On Friday, November 2, The Chart’s Jenna Crowder joined Currents 8 artist Carly Glovinski for a discussion about Glovinski’s exhibition at the Colby College Museum of Art and a reading list Crowder generated in response to the work. A condensed version of their conversation appears here, and a copy of the list appears below.
JC: When Carly invited me to write up a reading list, I appreciated being able to think about her work in relation to all of these associated thinkers and writers who are touching on a lot of similar concepts but in really different ways. One of the earliest ideas we discussed was that of the viewshed, and I’m wondering if you could talk about that now since it was a huge influence on how I put this list together.
CG: In my work I focus on how we can find landscape, sometimes once removed. How does landscape inhabit our lives as we inhabit our specific landscapes? The things that we choose to bring into our homes and use as part of our lifestyles help to shape an immediate landscape of objects within the larger context of the place we are in, and I tried to consider the Lunder Collection first as a group of objects. This type of looking led me to focus on objects that were connected to specific locations, and this in turn led me to Frederic Edwin Church’s View from Olana in the Snow. I traveled to Olana, Church’s historic home and property, and ultimately made a work about it.
The topography of Olana is unique. It’s in a location that sits above and overlooks the whole Hudson River Valley. It was here, on an informational plaque, that I first encountered the idea of the viewshed. Viewshed is a term associated with terrain analysis, architecture, and surveying of land; it refers to the landscape that is visible from the site of a structure. It is what is in front of you, your vista. In creating this body of work I asked myself: Can we apply the term to a larger cultural idea or be more conceptual about it?
JC: When you introduced me to the viewshed concept, I got excited about how it connects to legibility and understanding. One of the readings on my list is by Gelare Khoshgozaran, an artist and the cofounder and one of the writers and editors for a journal based in Los Angeles called Contemptorary. They wrote this really beautiful essay about the artist Morehshin Allahyari and her work, and how legibility functions within it. It touches on how we understand certain cultural phenomena, the subjectivity of certain historical and art historical narratives we’ve been told thus far, and how artists occupy an interesting space where they push our understandings and create more legibility around certain ideas. I was thinking about legibility and subjectivity in the context of your work, and especially Olana in how it engages with different viewsheds, and I was wondering if you could talk some more about your process for that piece.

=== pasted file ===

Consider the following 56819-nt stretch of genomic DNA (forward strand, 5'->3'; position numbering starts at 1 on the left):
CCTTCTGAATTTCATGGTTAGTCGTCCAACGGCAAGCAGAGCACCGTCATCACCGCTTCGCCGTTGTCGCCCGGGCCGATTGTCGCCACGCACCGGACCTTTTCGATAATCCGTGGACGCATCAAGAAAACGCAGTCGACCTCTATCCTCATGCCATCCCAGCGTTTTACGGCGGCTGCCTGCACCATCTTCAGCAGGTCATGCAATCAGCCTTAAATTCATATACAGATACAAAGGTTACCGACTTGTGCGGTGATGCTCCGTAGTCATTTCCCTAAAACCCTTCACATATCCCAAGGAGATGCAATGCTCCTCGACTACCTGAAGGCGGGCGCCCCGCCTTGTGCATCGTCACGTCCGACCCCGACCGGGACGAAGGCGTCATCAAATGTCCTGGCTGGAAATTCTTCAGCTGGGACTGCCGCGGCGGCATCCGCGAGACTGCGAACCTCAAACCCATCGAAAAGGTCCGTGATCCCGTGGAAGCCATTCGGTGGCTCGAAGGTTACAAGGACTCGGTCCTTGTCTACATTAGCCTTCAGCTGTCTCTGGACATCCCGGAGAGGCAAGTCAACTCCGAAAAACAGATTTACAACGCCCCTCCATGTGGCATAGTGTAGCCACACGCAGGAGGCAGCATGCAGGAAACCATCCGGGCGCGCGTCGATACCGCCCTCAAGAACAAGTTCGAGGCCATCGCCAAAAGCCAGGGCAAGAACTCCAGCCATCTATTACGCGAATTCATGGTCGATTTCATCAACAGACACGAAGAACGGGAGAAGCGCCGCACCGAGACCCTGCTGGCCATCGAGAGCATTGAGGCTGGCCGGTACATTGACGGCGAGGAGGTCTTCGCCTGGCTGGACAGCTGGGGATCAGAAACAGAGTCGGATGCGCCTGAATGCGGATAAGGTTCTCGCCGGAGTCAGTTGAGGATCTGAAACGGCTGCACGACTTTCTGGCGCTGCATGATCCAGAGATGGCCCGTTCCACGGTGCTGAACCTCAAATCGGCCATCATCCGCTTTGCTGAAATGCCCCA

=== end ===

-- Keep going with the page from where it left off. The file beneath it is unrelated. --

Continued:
CG: I traveled to Olana and took a photo. I used that photo to generate a puzzle, and I used that as a guide to create a painting on laser-cut plexiglass that appears as a puzzle but is actually a trompe l’oeil painting. I did that for a few reasons. I love the idea that a puzzle goes back to the Renaissance concept of a painting as a window. When you assemble [a jigsaw puzzle] you are simultaneously responding to shape and responding to image: you need to pay attention to the physical pieces in front of you as they fit together, but you also are looking out into the window of the image that you are trying to build. The behavior of making is often to close off the borders first, and I’m also interested in that as a human instinct in responding to shape and picture. Leaving the center out was connected to feeling left out as a woman standing in a landscape made famous by a male Hudson River School painter many years ago. To empty the middle is to make a statement about how women were excluded from art history and especially the Hudson River School.
JC: In this exhibition you’re thinking about both the Hudson Valley and the western deserts. What, for you, is the connection between these seemingly different landscapes?
CG: I’ve been on the New England coast for most of my life, and this past spring my partner and I decided to take a trip out and drive all around the Grand Canyon and Zion and take in everything in between. And I realized while I was out there that the whole landscape is the story of water. As I worked on this project, this theme of water emerged, in large part due to the luxury of having a whole other topography revealed to me during that trip as if I were walking around on the bottom of the ocean. I got to see it empty. Being able to see the Grand Canyon like a vessel, an empty vessel, was crucial to my work.
JC: In her essay “Time Preserved,” Aruna D’Souza describes Spiral Jetty [a 1970 monumental work of land art by Robert Smithson] in a very relevant way. She writes:
Smithson’s attention to this landscape, like my attention as I surveyed it, revealed the potential danger of thinking in terms of deep time, geological time, evolutionary time—namely, the risk of forgetting the now, the way landscape is always contested, fraught, necessary to sustain the now. There are other times to consider, including the time of human destruction, of environmental devastation, of colonial violence. The desolation of the landscape that I first perceived was merely my inability to understand its language, not being able to see its history and its present fullness inscribed in myriad ways on its surface. It was a desolation produced by looking through only one historical accounting of temporality.
I’m interested in how your work brings so many perspectives to the land, and especially how this comes through in your weavings. Can you discuss this process as craft adjacent or weaving adjacent?